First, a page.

I arrived in Chennai not long after returning to the UK from Havana, where I’d spent 6 weeks soaking up some wonderful Latin-American socialism, enjoying Cuban culture and attempting to learn Spanish. I sat on the plane to Chennai wondering what on Earth I was doing going to socially-conservative Chennai.

I spent my first few hours in Chennai slightly over-whelmed by the noise, smells and my inability to cross the road.

I spent my first few weeks wondering how I was meant to cope without being able to meet my friends down the pub in the evenings.

I spent my first few months craving cheese and other things that I cannot even recall now.

But I loved every second! Or at least the majority of seconds.

There are plenty more things I could say about my experience of life in Chennai, but I’ll finish here with something about friendships. I think the good stuff of life is getting to know people, without that, I’d be very bored and unhappy.

In India, I have found getting to know people to be in some ways very easy and very hard. Very easy because people are generally very friendly and open to other people. Very hard because life is so very family-centric and regular social time with friends outside of the context of family is not really the done thing, or rather, it is for some, but not all. Also, people make prejudiced assumptions about you based on the fact that you are a Western woman. This may make people more likely to seek out, or shy away from, friendship with you. It has taken a while for me to adapt to how friendships are formed here and how I can progress them. It’s been a challenge, but a very worthwhile, wonderful one.


I love Chennai! My home.

You can follow Fay’s blog here, it’s 10 million times more intellectual than mine, and you might even learn a thing or two about the politics of Chennai (rather than how bad the tuk tuk drivers are that I so frequently focus my wrath upon).

And I never had a mustache.

How to spot an Indian

I came across this list on my travels around the internet. Is it true? Speak to your Indian friends 🙂


We Indians are easy to identify!

We are like this only So true, lets start the list

1. Everything you eat is savored in garlic, onion and tomatoes.

2. You try and reuse gift wrappers, gift boxes, and of course aluminum foil.

3. You are Always standing next to the two largest size suitcases at the Airport.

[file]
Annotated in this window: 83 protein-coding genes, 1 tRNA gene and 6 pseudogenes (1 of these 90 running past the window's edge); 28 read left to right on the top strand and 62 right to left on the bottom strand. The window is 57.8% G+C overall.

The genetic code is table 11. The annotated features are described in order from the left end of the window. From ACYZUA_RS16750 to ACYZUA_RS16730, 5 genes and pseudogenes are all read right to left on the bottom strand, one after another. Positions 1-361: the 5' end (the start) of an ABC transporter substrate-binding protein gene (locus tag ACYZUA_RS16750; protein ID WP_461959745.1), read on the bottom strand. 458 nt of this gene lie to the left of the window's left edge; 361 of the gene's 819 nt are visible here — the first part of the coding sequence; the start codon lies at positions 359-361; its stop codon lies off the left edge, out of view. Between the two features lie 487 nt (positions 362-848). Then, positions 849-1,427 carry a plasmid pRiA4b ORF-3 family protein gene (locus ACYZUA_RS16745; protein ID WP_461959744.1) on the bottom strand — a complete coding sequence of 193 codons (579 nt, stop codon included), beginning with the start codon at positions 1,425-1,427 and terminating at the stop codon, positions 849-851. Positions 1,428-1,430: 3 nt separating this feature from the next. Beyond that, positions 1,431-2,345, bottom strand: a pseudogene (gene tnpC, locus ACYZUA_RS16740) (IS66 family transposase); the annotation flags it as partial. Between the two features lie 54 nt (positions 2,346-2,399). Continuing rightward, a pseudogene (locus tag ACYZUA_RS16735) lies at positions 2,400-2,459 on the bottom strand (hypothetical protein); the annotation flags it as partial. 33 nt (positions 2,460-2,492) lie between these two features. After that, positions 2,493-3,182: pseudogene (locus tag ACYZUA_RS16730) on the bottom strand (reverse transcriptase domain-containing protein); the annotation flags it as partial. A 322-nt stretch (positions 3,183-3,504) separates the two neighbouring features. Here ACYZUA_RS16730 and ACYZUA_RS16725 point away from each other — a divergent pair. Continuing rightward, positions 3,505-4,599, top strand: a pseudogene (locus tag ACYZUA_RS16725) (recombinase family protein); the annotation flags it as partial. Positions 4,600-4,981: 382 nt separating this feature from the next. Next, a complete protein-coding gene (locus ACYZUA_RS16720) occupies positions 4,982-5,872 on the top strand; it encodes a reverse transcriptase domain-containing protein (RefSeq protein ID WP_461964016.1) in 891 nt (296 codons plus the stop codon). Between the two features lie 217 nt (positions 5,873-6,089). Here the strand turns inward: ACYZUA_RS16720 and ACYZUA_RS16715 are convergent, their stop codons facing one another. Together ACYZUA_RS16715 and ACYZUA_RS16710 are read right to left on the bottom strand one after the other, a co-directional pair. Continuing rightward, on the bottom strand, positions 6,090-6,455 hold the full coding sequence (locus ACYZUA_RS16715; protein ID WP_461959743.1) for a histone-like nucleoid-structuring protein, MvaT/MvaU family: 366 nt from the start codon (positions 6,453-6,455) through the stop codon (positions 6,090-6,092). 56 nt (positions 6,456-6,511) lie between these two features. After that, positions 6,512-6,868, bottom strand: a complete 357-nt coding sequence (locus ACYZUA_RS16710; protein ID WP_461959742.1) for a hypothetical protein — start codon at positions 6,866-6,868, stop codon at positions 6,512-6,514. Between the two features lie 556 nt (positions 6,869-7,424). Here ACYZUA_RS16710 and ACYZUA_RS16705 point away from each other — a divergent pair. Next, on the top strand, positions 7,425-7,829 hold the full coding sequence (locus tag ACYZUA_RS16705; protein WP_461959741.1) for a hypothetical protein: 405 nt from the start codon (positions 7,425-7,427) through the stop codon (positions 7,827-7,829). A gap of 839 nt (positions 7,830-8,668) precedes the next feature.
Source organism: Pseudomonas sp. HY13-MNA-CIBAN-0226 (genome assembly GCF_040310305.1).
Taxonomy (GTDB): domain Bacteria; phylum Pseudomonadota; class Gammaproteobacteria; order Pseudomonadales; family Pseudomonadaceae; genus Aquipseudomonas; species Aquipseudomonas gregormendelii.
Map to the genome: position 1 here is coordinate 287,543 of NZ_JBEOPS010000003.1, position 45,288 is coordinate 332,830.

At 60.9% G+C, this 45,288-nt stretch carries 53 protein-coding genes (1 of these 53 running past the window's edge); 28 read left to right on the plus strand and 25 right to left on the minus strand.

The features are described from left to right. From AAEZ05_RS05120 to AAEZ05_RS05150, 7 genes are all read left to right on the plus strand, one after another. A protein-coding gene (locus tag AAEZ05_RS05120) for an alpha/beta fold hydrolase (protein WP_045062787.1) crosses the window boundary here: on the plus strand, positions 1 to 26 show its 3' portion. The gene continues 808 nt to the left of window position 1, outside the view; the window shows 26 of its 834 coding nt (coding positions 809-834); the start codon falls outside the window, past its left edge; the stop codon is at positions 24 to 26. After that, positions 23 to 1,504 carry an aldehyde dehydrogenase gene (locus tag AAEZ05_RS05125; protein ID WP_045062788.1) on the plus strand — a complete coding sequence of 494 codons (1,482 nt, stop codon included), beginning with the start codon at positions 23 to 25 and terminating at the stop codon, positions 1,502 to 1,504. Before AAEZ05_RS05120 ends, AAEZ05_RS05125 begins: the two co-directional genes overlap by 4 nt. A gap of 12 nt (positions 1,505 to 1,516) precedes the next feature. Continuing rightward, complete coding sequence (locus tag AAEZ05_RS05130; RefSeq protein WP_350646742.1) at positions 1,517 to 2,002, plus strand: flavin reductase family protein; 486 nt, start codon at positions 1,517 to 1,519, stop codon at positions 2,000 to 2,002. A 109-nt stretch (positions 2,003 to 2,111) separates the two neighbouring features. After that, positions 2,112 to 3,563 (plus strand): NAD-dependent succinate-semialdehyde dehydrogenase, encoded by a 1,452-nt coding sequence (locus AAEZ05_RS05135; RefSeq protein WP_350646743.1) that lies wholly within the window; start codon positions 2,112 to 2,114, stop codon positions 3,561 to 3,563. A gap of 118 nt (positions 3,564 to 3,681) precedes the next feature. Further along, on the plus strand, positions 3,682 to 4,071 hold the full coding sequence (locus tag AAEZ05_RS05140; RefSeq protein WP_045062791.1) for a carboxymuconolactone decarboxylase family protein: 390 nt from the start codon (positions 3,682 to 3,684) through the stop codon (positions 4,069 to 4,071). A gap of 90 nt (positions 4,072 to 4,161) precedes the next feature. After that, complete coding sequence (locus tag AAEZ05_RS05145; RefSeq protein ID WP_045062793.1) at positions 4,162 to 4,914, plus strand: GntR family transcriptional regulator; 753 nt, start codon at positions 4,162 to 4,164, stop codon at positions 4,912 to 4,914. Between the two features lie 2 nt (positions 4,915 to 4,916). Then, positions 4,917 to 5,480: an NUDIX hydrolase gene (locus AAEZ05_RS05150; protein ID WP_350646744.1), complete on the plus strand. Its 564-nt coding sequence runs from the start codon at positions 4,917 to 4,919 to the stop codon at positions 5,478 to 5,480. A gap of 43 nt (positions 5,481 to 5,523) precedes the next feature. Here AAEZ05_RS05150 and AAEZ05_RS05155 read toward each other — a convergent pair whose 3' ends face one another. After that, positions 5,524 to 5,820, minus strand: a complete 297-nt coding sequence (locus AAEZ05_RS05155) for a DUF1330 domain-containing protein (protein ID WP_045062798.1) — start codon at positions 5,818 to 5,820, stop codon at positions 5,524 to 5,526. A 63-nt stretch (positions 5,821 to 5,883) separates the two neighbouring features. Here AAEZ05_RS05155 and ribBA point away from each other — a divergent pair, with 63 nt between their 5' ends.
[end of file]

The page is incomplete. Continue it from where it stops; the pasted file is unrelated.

4. You arrive one or two hours late to a party – and think it’s normal.

5. You peel the stamps off letters that the Postal Service missed to stamp.

6. You recycle Wedding Gifts , Birthday Gifts and Anniversary Gifts.

7. You name your children in rhythms (example, Sita & Gita, Ram & Shyam, Kamini & Shamini.)

8. All your children have pet names, which sound nowhere close to their real names.

9. You take Indian snacks anywhere it says “No Food Allowed”

10. You talk for an hour at the front door when leaving someone’s house.

11. You load up the family car with as many people as possible.

12. You use plastic to cover anything new in your house whether it’s the remote control, VCR, carpet or new couch.

13. Your parents tell you not to care what your friends think, but they won’t let you do certain things because of what the other “Uncles and Aunties” will think.

14. You buy and display crockery, which is never used, as it is for special occasions, which never happen!!

15. You have a vinyl tablecloth on your kitchen table.

16. You use grocery bags to hold garbage.

17. You keep leftover food in your fridge in as many numbers of bowls as possible.

18. Your kitchen shelf is full of jars, varieties of bowls and plastic utensils (may of which you got free with purchase of other stuff)

19. You carry a stash of your own food whenever you travel (and travel means any car ride longer than 15 minutes).

20. You own a rice cooker and a pressure cooker.

21. You fight over who pays the dinner bill.

22. You live with your parents and you are 40 years old.

23. You don’t use measuring cups when cooking.

24. You never learnt how to stand in a queue.

25. You can only travel if there are 5 persons at least to see you off or receive you whether you are traveling by bus, train or plane.

26. You only make long distance calls after 11 p.m.

27. If you don’t live at home, when your parents call, they ask if you’ve eaten, even if it’s midnight.

28. You call an older person you never met before Uncle or Aunty.

29. When your parents meet strangers and talk for a few minutes, you suddenly discover you’re talking to a distant cousin.

30. Your parents don’t realize phone connections to foreign countries have improved in the last two decades, and still scream at the top of their lungs when making foreign calls.

31. You have bed sheets on your sofas so as to keep them from getting dirty.

32. It’s embarrassing if your wedding has less than 700 people.

33. All your Tupperware is stained with food color.

34. You have drinking glasses made of steel.

35. You have mastered the art of bargaining in shopping.